(Work in progress) The History Of Abortions
One of our society’s most controversial and divided topic is abortion. An abortion, to put it simply, is a procedure done to terminate a woman’s pregnancy. Abortions have existed for thousands of years into human history, and have been seen all throughout different societies in studies. An abortion is an incredibly personal and scarring process which a woman can go through. The leading reason for abortion is unplanned pregnancies, such as contraceptive failure, rape or incest, lack of resources to support a child, and health conditions in the mother or the potential child.  The average woman does not decide to have an abortion for fun, or on a whim. For most, an abortion is either their last resort or their only one.
There are endless defenses and excuses as to why abortions should or shouldn’t be legal. Many think that it’s murder, and an injustice to the fetus, while others feel it should be the mother’s right to do what she wants with her body.
Abortions were a common medical procedure in the United States during the late 1700’s when the Constitution was ratified. It then was criminalized throughout the mid-1800’s, leading to a mass of maternal health issues in American women, as they were having their abortions done unsafely. In 1973, the United States legalized abortion in the infamous Roe vs. Wade case  due to the 14th Amendment to the Constitution, “nor shall any state deprive any person of life, liberty, or property, without due process of law; nor deny to any person within its jurisdiction the equal protection of the laws.”, was believed to protect a woman’s privacy and right to have an abortion.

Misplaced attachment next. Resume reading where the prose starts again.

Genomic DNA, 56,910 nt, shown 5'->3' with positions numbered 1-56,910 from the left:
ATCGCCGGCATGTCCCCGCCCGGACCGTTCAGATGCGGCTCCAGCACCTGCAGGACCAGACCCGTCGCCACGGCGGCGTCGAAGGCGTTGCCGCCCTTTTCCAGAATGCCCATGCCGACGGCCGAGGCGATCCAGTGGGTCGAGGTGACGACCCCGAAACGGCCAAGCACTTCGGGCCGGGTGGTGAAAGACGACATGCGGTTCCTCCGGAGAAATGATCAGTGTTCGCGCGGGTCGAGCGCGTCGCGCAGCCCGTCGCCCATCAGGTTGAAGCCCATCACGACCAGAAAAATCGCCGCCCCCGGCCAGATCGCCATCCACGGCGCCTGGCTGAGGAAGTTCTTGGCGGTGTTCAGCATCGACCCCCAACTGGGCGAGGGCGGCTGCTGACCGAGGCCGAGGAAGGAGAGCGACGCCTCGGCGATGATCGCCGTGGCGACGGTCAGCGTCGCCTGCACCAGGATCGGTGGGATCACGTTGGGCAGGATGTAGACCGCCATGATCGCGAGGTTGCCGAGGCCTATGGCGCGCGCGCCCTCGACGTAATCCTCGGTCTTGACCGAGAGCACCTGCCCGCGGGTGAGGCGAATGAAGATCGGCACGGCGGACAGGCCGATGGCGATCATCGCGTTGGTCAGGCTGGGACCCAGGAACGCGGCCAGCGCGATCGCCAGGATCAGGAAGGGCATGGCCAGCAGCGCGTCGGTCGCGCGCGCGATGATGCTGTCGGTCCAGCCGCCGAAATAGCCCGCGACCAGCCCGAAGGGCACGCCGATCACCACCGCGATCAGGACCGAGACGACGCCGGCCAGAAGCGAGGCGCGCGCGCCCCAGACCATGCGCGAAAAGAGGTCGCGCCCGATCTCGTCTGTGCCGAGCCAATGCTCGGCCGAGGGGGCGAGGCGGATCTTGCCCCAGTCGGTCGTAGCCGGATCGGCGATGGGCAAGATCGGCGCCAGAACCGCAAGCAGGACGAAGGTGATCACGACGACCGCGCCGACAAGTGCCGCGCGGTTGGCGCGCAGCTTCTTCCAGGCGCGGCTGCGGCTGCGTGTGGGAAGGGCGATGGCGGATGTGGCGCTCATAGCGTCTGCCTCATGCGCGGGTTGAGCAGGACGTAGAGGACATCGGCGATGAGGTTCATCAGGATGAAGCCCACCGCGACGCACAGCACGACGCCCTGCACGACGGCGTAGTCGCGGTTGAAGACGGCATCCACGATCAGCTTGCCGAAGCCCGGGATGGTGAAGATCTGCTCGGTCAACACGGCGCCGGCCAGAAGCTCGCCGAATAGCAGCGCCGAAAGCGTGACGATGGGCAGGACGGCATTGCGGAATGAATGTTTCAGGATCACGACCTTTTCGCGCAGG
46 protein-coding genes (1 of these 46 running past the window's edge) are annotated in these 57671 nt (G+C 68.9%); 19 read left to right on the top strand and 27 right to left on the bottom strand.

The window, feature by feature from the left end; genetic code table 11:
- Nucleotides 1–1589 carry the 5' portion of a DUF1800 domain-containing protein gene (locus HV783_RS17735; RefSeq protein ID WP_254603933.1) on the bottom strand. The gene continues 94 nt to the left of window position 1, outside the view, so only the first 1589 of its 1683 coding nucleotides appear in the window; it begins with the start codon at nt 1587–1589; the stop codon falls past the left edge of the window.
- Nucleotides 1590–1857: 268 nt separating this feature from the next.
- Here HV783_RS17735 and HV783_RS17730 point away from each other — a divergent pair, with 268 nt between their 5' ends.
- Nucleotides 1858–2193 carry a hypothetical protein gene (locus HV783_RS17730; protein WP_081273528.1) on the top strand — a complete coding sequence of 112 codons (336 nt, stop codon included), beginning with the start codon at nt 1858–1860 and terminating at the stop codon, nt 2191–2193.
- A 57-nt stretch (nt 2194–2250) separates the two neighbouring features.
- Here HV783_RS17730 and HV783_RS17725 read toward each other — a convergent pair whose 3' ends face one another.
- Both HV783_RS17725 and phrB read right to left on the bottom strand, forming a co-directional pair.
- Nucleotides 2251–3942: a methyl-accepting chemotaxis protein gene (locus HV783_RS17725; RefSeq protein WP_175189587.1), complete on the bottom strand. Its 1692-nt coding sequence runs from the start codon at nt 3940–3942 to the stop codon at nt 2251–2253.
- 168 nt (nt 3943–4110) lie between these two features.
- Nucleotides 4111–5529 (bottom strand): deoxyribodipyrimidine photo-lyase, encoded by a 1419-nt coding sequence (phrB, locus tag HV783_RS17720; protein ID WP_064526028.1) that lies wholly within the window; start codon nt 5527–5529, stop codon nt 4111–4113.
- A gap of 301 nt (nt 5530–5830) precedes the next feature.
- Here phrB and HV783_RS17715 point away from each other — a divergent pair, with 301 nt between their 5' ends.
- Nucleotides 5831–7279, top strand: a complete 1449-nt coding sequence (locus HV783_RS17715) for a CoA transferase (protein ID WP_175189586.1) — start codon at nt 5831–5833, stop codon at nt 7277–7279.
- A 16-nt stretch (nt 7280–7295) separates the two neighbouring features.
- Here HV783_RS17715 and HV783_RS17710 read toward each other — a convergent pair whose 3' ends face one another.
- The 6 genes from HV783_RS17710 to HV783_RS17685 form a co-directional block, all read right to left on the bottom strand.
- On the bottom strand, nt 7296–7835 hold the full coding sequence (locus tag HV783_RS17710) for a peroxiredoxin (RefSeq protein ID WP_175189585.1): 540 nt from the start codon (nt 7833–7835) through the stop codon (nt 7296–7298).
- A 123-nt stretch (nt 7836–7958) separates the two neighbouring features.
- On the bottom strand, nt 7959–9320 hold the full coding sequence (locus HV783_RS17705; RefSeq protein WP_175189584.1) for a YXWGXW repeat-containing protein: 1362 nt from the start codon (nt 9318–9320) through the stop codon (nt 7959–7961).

From 1970 to 2013, an approximate 51,888,303 abortions were reported to have been performed in the United States. The numbers peaked in 1990, with 1,429,247 total abortions performed that year in America, meaning that there were 340 aborted fetuses per 1000 live births. The lowest recorded within those 43 years was in the first year, 1970, with 193,491 abortions making it only 52 aborted fetuses to 1000 born. 
In Canada, abortions were legalized in 1969 under the circumstances that they were done safely in a hospital by professionals.  Canadian women are protected by the 7th section of the Charter of Rights and Freedoms which classify a woman’s right to abortion as "life, liberty, and security of person." Research shows that through all 13 Provinces and Territories, 891,686 abortions in hospitals/clinics were performed in total throughout 2007 - 2015. The lowest it went was in Prince Edward Island, where zero reported abortions were performed in total during the 9 years. The highest was in Ontario, with 338,171 abortions. 
Worldwide, there are approximately 30 - 40 million abortions per year, making it about 125,000 abortions per day.  The top 3 countries with the most abortions annually (in order) are China, the United States of America and Russia.  Many places, particularly third world countries, do not have safe or legal resources to successfully perform an abortion, therefore resulting in health issues for the mother. Around 20 million abortions each year, about half the yearly average, are performed unsafely by unqualified individuals, resulting in 68,000 women dying from the procedure.
Out of all those women, more than 5 million will experience long-term health issues from receiving a faulty abortion. Techniques used by people in countries which do not have the resources to perform an abortion range from the mother drinking toxic fluids such as bleach, and inserting a sharp object like a coat hanger or chicken bone into the woman’s uterus.  This makes abortion one of the leading causes of death in mothers.
The main reasons behind why there are so many unsafe abortions being performed are because they are illegal, and lack of accessible contraception.
It was very obvious that keeping abortion illegal did not stop it from happening, and was taking a huge toll on too many American women, especially those who were lower-income. This new law immediately ended the growing number of deaths and hospitalizations within women in America.